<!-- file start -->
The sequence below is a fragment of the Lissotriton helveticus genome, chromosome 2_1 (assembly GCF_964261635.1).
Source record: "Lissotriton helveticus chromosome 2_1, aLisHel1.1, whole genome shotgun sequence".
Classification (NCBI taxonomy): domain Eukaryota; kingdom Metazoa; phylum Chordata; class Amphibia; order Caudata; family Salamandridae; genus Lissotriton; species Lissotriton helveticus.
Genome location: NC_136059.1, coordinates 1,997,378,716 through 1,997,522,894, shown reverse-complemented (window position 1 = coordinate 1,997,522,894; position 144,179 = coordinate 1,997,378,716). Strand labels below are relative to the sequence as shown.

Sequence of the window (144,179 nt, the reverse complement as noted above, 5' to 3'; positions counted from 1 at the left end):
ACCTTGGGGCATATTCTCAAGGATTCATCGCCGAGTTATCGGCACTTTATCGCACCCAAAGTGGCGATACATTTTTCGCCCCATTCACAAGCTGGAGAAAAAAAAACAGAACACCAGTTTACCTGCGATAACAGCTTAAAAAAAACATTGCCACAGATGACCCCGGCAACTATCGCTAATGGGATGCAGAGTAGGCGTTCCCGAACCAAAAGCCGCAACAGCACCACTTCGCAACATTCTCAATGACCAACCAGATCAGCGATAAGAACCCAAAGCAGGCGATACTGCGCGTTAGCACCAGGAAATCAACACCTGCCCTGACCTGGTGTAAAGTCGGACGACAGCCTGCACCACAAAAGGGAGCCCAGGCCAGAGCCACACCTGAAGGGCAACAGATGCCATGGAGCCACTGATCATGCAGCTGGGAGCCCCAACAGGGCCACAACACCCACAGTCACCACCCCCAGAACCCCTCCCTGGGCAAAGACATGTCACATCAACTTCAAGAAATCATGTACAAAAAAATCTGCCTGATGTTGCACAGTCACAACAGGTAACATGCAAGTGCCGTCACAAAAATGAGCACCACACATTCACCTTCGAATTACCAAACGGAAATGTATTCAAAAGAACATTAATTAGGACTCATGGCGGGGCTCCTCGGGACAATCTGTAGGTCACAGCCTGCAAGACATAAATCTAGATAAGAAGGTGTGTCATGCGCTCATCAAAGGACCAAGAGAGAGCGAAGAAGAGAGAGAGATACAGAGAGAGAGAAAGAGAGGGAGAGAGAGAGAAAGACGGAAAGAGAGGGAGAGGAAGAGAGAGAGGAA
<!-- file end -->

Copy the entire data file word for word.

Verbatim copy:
The sequence below is a fragment of the Lissotriton helveticus genome, chromosome 2_1 (assembly GCF_964261635.1).
Source record: "Lissotriton helveticus chromosome 2_1, aLisHel1.1, whole genome shotgun sequence".
Classification (NCBI taxonomy): domain Eukaryota; kingdom Metazoa; phylum Chordata; class Amphibia; order Caudata; family Salamandridae; genus Lissotriton; species Lissotriton helveticus.
Genome location: NC_136059.1, coordinates 1,997,378,716 through 1,997,522,894, shown reverse-complemented (window position 1 = coordinate 1,997,522,894; position 144,179 = coordinate 1,997,378,716). Strand labels below are relative to the sequence as shown.

Sequence of the window (144,179 nt, the reverse complement as noted above, 5' to 3'; positions counted from 1 at the left end):
ACCTTGGGGCATATTCTCAAGGATTCATCGCCGAGTTATCGGCACTTTATCGCACCCAAAGTGGCGATACATTTTTCGCCCCATTCACAAGCTGGAGAAAAAAAAACAGAACACCAGTTTACCTGCGATAACAGCTTAAAAAAAACATTGCCACAGATGACCCCGGCAACTATCGCTAATGGGATGCAGAGTAGGCGTTCCCGAACCAAAAGCCGCAACAGCACCACTTCGCAACATTCTCAATGACCAACCAGATCAGCGATAAGAACCCAAAGCAGGCGATACTGCGCGTTAGCACCAGGAAATCAACACCTGCCCTGACCTGGTGTAAAGTCGGACGACAGCCTGCACCACAAAAGGGAGCCCAGGCCAGAGCCACACCTGAAGGGCAACAGATGCCATGGAGCCACTGATCATGCAGCTGGGAGCCCCAACAGGGCCACAACACCCACAGTCACCACCCCCAGAACCCCTCCCTGGGCAAAGACATGTCACATCAACTTCAAGAAATCATGTACAAAAAAATCTGCCTGATGTTGCACAGTCACAACAGGTAACATGCAAGTGCCGTCACAAAAATGAGCACCACACATTCACCTTCGAATTACCAAACGGAAATGTATTCAAAAGAACATTAATTAGGACTCATGGCGGGGCTCCTCGGGACAATCTGTAGGTCACAGCCTGCAAGACATAAATCTAGATAAGAAGGTGTGTCATGCGCTCATCAAAGGACCAAGAGAGAGCGAAGAAGAGAGAGAGATACAGAGAGAGAGAAAGAGAGGGAGAGAGAGAGAAAGACGGAAAGAGAGGGAGAGGAAGAGAGAGAGGAA